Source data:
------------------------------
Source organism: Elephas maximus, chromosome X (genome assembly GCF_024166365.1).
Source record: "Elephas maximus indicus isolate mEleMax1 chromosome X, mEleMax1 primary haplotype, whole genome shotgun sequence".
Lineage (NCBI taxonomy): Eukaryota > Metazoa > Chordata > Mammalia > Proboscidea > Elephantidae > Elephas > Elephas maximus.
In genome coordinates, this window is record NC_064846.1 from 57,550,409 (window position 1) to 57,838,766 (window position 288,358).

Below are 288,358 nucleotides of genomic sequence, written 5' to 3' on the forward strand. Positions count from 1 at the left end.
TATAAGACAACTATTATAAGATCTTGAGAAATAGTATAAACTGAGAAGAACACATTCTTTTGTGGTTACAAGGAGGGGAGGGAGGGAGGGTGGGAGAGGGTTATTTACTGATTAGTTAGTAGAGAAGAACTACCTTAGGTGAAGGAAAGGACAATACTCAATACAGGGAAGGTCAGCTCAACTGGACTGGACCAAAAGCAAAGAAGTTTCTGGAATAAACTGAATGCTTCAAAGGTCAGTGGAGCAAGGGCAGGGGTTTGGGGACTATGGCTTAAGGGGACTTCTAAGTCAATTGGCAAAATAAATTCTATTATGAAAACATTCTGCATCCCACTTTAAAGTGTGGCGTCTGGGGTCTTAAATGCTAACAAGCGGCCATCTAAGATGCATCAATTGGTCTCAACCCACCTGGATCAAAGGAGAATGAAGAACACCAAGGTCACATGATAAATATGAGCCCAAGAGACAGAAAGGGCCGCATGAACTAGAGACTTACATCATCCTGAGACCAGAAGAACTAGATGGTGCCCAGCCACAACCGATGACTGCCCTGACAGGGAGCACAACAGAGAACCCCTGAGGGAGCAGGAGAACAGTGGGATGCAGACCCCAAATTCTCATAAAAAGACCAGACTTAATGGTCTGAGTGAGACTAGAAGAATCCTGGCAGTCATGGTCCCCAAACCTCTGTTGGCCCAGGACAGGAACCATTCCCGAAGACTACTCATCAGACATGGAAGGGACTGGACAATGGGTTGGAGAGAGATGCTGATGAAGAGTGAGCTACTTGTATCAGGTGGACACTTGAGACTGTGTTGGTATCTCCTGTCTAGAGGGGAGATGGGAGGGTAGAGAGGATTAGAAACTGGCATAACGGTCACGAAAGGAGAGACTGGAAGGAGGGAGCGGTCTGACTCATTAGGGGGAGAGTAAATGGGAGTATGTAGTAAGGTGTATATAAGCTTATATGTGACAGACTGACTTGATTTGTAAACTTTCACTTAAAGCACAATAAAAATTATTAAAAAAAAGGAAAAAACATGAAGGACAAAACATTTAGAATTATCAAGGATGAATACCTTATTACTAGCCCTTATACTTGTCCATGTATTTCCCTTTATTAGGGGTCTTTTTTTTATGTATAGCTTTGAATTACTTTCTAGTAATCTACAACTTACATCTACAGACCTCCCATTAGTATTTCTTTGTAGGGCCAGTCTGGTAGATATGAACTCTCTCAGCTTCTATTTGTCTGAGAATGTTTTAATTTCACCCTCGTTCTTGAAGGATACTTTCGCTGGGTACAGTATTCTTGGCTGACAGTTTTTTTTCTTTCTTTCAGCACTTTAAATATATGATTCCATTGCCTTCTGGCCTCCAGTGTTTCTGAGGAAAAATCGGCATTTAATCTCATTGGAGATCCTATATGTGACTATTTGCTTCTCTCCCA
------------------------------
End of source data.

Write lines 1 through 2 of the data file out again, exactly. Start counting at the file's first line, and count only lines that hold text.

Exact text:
Source organism: Elephas maximus, chromosome X (genome assembly GCF_024166365.1).
Source record: "Elephas maximus indicus isolate mEleMax1 chromosome X, mEleMax1 primary haplotype, whole genome shotgun sequence".